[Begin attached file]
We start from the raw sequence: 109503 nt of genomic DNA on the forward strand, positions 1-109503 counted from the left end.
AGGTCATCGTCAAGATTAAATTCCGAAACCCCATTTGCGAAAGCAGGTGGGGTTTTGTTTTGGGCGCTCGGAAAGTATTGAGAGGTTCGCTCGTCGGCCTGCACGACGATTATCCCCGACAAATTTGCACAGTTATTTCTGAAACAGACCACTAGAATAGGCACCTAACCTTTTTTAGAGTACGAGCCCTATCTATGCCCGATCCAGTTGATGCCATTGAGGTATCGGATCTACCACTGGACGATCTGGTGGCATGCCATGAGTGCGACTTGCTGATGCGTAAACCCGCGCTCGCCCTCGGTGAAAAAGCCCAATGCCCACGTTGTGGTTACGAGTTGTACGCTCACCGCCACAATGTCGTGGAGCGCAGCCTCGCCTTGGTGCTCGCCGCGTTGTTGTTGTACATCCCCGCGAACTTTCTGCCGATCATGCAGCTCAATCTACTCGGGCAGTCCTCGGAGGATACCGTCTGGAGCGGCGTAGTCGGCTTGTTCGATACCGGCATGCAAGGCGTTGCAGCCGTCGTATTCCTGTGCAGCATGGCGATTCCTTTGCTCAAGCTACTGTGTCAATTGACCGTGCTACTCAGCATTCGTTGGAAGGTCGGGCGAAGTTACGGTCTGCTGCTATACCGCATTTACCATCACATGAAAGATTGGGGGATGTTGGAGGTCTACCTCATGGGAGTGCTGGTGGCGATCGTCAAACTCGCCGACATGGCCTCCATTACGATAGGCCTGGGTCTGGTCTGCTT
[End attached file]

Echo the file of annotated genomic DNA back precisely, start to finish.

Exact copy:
We start from the raw sequence: 109503 nt of genomic DNA on the forward strand, positions 1-109503 counted from the left end.
AGGTCATCGTCAAGATTAAATTCCGAAACCCCATTTGCGAAAGCAGGTGGGGTTTTGTTTTGGGCGCTCGGAAAGTATTGAGAGGTTCGCTCGTCGGCCTGCACGACGATTATCCCCGACAAATTTGCACAGTTATTTCTGAAACAGACCACTAGAATAGGCACCTAACCTTTTTTAGAGTACGAGCCCTATCTATGCCCGATCCAGTTGATGCCATTGAGGTATCGGATCTACCACTGGACGATCTGGTGGCATGCCATGAGTGCGACTTGCTGATGCGTAAACCCGCGCTCGCCCTCGGTGAAAAAGCCCAATGCCCACGTTGTGGTTACGAGTTGTACGCTCACCGCCACAATGTCGTGGAGCGCAGCCTCGCCTTGGTGCTCGCCGCGTTGTTGTTGTACATCCCCGCGAACTTTCTGCCGATCATGCAGCTCAATCTACTCGGGCAGTCCTCGGAGGATACCGTCTGGAGCGGCGTAGTCGGCTTGTTCGATACCGGCATGCAAGGCGTTGCAGCCGTCGTATTCCTGTGCAGCATGGCGATTCCTTTGCTCAAGCTACTGTGTCAATTGACCGTGCTACTCAGCATTCGTTGGAAGGTCGGGCGAAGTTACGGTCTGCTGCTATACCGCATTTACCATCACATGAAAGATTGGGGGATGTTGGAGGTCTACCTCATGGGAGTGCTGGTGGCGATCGTCAAACTCGCCGACATGGCCTCCATTACGATAGGCCTGGGTCTGGTCTGCTT